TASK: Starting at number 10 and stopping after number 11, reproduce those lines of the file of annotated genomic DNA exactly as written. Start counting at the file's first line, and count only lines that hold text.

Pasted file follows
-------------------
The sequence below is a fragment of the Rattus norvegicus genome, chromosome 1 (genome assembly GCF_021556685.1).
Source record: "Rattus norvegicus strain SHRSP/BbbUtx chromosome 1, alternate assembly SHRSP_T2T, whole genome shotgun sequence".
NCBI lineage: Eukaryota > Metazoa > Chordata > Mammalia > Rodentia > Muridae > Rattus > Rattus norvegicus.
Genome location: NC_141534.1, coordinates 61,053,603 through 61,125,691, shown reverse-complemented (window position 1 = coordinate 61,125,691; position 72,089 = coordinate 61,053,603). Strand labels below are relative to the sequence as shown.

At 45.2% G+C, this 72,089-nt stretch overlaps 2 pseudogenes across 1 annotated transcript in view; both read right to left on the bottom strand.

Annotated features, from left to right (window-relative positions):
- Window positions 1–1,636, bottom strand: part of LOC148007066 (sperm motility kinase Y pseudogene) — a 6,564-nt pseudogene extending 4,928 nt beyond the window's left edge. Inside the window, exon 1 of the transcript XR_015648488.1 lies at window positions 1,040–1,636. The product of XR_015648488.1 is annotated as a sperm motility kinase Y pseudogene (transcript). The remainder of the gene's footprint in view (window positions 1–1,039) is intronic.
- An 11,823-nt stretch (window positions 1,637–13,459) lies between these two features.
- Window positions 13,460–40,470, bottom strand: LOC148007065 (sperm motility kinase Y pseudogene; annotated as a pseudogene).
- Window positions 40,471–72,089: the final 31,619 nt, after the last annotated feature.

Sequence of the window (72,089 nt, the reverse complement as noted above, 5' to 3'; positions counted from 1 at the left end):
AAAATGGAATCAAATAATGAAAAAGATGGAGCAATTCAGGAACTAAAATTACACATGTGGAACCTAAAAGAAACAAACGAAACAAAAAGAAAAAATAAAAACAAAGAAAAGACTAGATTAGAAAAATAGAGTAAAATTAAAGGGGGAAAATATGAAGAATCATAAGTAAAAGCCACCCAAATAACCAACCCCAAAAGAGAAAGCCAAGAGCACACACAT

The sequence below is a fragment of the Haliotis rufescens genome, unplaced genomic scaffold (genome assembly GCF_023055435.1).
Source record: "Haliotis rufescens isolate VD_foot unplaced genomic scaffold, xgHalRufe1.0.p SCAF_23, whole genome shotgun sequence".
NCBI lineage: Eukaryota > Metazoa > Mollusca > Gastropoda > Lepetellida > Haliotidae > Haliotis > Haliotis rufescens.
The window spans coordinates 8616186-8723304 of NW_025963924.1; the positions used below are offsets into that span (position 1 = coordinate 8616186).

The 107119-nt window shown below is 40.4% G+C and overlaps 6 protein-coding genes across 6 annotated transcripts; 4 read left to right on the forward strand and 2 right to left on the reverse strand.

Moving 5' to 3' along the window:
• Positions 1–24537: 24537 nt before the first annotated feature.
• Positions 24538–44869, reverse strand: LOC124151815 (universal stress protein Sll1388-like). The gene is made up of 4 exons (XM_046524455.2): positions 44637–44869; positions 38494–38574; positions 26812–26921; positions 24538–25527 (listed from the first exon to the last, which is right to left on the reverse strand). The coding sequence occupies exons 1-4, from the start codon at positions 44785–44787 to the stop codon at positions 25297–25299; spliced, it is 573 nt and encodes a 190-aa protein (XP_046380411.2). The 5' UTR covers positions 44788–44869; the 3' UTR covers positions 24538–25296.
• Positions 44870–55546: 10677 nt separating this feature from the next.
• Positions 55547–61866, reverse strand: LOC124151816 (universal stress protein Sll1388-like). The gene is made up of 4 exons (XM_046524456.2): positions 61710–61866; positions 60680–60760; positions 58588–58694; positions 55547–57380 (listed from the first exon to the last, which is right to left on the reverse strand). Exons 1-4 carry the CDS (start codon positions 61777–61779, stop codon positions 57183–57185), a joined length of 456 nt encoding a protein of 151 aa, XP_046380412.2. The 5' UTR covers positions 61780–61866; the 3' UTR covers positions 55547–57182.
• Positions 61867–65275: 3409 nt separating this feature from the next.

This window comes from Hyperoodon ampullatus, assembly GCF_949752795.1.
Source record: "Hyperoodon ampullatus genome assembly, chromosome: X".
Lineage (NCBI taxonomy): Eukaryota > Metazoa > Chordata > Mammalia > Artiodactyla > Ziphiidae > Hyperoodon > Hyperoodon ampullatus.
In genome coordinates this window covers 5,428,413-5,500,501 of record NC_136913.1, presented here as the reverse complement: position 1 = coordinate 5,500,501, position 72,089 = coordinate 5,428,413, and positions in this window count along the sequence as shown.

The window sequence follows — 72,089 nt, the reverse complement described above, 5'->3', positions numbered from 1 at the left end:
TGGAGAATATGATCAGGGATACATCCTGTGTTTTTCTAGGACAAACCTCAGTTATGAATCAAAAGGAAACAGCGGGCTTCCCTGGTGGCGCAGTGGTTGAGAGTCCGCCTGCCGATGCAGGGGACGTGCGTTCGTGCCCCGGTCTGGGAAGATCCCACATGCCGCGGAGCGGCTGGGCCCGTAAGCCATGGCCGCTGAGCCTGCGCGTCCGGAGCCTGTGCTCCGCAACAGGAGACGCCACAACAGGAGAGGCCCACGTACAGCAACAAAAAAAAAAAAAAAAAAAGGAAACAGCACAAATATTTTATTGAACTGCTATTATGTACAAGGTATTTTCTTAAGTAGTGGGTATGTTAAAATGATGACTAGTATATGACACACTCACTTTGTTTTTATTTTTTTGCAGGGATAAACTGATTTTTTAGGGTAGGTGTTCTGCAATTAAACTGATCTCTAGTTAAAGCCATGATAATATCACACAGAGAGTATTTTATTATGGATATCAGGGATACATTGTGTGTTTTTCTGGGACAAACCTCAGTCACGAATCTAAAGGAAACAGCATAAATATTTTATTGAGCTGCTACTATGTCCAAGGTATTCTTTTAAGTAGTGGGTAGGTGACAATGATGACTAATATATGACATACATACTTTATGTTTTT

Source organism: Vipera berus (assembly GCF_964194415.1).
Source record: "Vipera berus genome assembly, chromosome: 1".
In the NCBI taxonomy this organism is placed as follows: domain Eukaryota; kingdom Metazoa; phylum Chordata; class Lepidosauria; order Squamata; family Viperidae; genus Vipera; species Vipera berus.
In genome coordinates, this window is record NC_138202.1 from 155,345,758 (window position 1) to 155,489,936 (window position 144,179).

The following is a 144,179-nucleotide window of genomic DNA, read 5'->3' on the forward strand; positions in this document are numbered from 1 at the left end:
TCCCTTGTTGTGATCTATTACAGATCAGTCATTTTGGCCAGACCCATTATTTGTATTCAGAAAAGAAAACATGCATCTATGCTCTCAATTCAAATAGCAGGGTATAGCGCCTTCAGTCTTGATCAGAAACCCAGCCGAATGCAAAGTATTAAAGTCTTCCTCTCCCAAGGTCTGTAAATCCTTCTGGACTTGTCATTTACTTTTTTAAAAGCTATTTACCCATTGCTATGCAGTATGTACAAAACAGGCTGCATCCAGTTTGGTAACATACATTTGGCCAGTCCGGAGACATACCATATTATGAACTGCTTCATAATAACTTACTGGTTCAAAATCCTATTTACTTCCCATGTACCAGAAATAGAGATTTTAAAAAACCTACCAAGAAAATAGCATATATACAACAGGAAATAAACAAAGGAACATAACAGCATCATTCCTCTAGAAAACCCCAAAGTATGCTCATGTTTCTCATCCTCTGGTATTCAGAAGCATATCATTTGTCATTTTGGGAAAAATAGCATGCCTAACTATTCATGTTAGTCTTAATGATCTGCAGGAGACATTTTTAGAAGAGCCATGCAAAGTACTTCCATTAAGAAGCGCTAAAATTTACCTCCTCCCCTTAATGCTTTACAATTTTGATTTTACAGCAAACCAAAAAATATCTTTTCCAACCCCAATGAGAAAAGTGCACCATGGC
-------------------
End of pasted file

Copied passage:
- Window positions 40,471–72,089: the final 31,619 nt, after the last annotated feature.

Sequence of the window (72,089 nt, the reverse complement as noted above, 5' to 3'; positions counted from 1 at the left end):